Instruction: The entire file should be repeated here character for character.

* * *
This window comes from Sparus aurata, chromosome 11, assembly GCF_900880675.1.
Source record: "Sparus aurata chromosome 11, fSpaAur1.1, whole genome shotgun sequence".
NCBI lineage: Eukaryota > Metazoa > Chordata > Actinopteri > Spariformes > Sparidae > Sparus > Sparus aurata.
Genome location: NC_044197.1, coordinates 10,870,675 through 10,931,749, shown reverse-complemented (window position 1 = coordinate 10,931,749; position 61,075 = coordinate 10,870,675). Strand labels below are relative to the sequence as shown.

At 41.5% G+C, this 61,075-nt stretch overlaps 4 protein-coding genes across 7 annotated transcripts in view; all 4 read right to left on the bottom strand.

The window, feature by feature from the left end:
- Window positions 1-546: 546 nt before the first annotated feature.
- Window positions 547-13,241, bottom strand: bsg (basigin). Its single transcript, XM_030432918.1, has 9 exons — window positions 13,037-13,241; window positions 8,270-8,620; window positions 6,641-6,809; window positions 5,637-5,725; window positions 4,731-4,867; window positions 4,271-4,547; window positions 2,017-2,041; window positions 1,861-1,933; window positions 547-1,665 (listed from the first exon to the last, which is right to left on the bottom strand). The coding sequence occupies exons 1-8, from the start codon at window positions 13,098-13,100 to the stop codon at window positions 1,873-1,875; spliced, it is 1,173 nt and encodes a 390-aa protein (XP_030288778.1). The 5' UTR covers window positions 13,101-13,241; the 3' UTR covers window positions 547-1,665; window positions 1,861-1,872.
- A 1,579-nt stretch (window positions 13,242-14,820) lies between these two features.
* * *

This window comes from Sparus aurata, chromosome 11, assembly GCF_900880675.1.
Source record: "Sparus aurata chromosome 11, fSpaAur1.1, whole genome shotgun sequence".
NCBI lineage: Eukaryota > Metazoa > Chordata > Actinopteri > Spariformes > Sparidae > Sparus > Sparus aurata.
Genome location: NC_044197.1, coordinates 10,870,675 through 10,931,749, shown reverse-complemented (window position 1 = coordinate 10,931,749; position 61,075 = coordinate 10,870,675). Strand labels below are relative to the sequence as shown.

At 41.5% G+C, this 61,075-nt stretch overlaps 4 protein-coding genes across 7 annotated transcripts in view; all 4 read right to left on the bottom strand.

The window, feature by feature from the left end:
- Window positions 1-546: 546 nt before the first annotated feature.
- Window positions 547-13,241, bottom strand: bsg (basigin). Its single transcript, XM_030432918.1, has 9 exons — window positions 13,037-13,241; window positions 8,270-8,620; window positions 6,641-6,809; window positions 5,637-5,725; window positions 4,731-4,867; window positions 4,271-4,547; window positions 2,017-2,041; window positions 1,861-1,933; window positions 547-1,665 (listed from the first exon to the last, which is right to left on the bottom strand). The coding sequence occupies exons 1-8, from the start codon at window positions 13,098-13,100 to the stop codon at window positions 1,873-1,875; spliced, it is 1,173 nt and encodes a 390-aa protein (XP_030288778.1). The 5' UTR covers window positions 13,101-13,241; the 3' UTR covers window positions 547-1,665; window positions 1,861-1,872.
- A 1,579-nt stretch (window positions 13,242-14,820) lies between these two features.